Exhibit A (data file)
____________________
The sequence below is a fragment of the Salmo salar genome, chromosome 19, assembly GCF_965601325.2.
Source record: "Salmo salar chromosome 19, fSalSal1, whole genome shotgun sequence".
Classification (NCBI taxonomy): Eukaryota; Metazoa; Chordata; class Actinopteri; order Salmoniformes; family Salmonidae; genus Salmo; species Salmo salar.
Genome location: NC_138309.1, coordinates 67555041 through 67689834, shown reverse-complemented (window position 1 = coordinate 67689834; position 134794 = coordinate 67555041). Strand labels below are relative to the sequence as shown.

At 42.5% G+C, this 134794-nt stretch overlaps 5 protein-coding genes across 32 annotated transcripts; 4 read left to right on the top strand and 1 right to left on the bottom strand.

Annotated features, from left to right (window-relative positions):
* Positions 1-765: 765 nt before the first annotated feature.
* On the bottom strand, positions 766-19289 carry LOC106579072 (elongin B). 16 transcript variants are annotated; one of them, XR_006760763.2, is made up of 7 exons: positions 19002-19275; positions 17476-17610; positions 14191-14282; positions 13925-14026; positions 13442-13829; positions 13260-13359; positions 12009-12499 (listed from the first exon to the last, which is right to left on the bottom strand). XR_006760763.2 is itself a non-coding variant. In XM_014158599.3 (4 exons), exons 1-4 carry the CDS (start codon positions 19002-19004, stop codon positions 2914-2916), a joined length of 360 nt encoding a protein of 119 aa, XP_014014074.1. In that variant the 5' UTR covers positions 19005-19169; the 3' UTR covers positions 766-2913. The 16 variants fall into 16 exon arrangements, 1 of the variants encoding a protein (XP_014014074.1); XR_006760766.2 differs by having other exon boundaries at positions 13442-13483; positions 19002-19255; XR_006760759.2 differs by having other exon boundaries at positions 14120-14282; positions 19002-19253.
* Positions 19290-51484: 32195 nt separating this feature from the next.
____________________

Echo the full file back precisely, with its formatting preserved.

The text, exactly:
The sequence below is a fragment of the Salmo salar genome, chromosome 19, assembly GCF_965601325.2.
Source record: "Salmo salar chromosome 19, fSalSal1, whole genome shotgun sequence".
Classification (NCBI taxonomy): Eukaryota; Metazoa; Chordata; class Actinopteri; order Salmoniformes; family Salmonidae; genus Salmo; species Salmo salar.
Genome location: NC_138309.1, coordinates 67555041 through 67689834, shown reverse-complemented (window position 1 = coordinate 67689834; position 134794 = coordinate 67555041). Strand labels below are relative to the sequence as shown.

At 42.5% G+C, this 134794-nt stretch overlaps 5 protein-coding genes across 32 annotated transcripts; 4 read left to right on the top strand and 1 right to left on the bottom strand.

Annotated features, from left to right (window-relative positions):
* Positions 1-765: 765 nt before the first annotated feature.
* On the bottom strand, positions 766-19289 carry LOC106579072 (elongin B). 16 transcript variants are annotated; one of them, XR_006760763.2, is made up of 7 exons: positions 19002-19275; positions 17476-17610; positions 14191-14282; positions 13925-14026; positions 13442-13829; positions 13260-13359; positions 12009-12499 (listed from the first exon to the last, which is right to left on the bottom strand). XR_006760763.2 is itself a non-coding variant. In XM_014158599.3 (4 exons), exons 1-4 carry the CDS (start codon positions 19002-19004, stop codon positions 2914-2916), a joined length of 360 nt encoding a protein of 119 aa, XP_014014074.1. In that variant the 5' UTR covers positions 19005-19169; the 3' UTR covers positions 766-2913. The 16 variants fall into 16 exon arrangements, 1 of the variants encoding a protein (XP_014014074.1); XR_006760766.2 differs by having other exon boundaries at positions 13442-13483; positions 19002-19255; XR_006760759.2 differs by having other exon boundaries at positions 14120-14282; positions 19002-19253.
* Positions 19290-51484: 32195 nt separating this feature from the next.